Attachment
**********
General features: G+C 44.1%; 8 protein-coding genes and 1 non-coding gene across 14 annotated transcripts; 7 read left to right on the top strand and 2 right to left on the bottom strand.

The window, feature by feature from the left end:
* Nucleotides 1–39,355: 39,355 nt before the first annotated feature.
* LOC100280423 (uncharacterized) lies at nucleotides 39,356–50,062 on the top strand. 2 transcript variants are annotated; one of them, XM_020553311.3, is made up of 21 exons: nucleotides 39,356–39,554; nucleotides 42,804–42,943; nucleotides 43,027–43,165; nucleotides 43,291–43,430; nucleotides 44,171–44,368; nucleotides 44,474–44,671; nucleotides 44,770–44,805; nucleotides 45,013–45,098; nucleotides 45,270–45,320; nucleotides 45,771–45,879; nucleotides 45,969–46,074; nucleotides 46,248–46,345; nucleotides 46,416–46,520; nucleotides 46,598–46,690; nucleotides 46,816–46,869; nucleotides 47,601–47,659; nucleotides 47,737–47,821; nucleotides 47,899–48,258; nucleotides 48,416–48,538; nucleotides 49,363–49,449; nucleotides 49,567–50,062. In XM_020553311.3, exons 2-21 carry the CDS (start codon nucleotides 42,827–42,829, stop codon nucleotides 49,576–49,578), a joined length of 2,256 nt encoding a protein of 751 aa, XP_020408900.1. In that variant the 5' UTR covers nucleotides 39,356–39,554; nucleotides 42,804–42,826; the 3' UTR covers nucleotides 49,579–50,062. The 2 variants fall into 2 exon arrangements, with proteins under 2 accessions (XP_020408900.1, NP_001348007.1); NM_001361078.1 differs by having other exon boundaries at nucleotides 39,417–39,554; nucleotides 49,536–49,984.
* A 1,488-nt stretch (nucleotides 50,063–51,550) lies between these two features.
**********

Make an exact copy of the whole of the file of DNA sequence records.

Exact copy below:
General features: G+C 44.1%; 8 protein-coding genes and 1 non-coding gene across 14 annotated transcripts; 7 read left to right on the top strand and 2 right to left on the bottom strand.

The window, feature by feature from the left end:
* Nucleotides 1–39,355: 39,355 nt before the first annotated feature.
* LOC100280423 (uncharacterized) lies at nucleotides 39,356–50,062 on the top strand. 2 transcript variants are annotated; one of them, XM_020553311.3, is made up of 21 exons: nucleotides 39,356–39,554; nucleotides 42,804–42,943; nucleotides 43,027–43,165; nucleotides 43,291–43,430; nucleotides 44,171–44,368; nucleotides 44,474–44,671; nucleotides 44,770–44,805; nucleotides 45,013–45,098; nucleotides 45,270–45,320; nucleotides 45,771–45,879; nucleotides 45,969–46,074; nucleotides 46,248–46,345; nucleotides 46,416–46,520; nucleotides 46,598–46,690; nucleotides 46,816–46,869; nucleotides 47,601–47,659; nucleotides 47,737–47,821; nucleotides 47,899–48,258; nucleotides 48,416–48,538; nucleotides 49,363–49,449; nucleotides 49,567–50,062. In XM_020553311.3, exons 2-21 carry the CDS (start codon nucleotides 42,827–42,829, stop codon nucleotides 49,576–49,578), a joined length of 2,256 nt encoding a protein of 751 aa, XP_020408900.1. In that variant the 5' UTR covers nucleotides 39,356–39,554; nucleotides 42,804–42,826; the 3' UTR covers nucleotides 49,579–50,062. The 2 variants fall into 2 exon arrangements, with proteins under 2 accessions (XP_020408900.1, NP_001348007.1); NM_001361078.1 differs by having other exon boundaries at nucleotides 39,417–39,554; nucleotides 49,536–49,984.
* A 1,488-nt stretch (nucleotides 50,063–51,550) lies between these two features.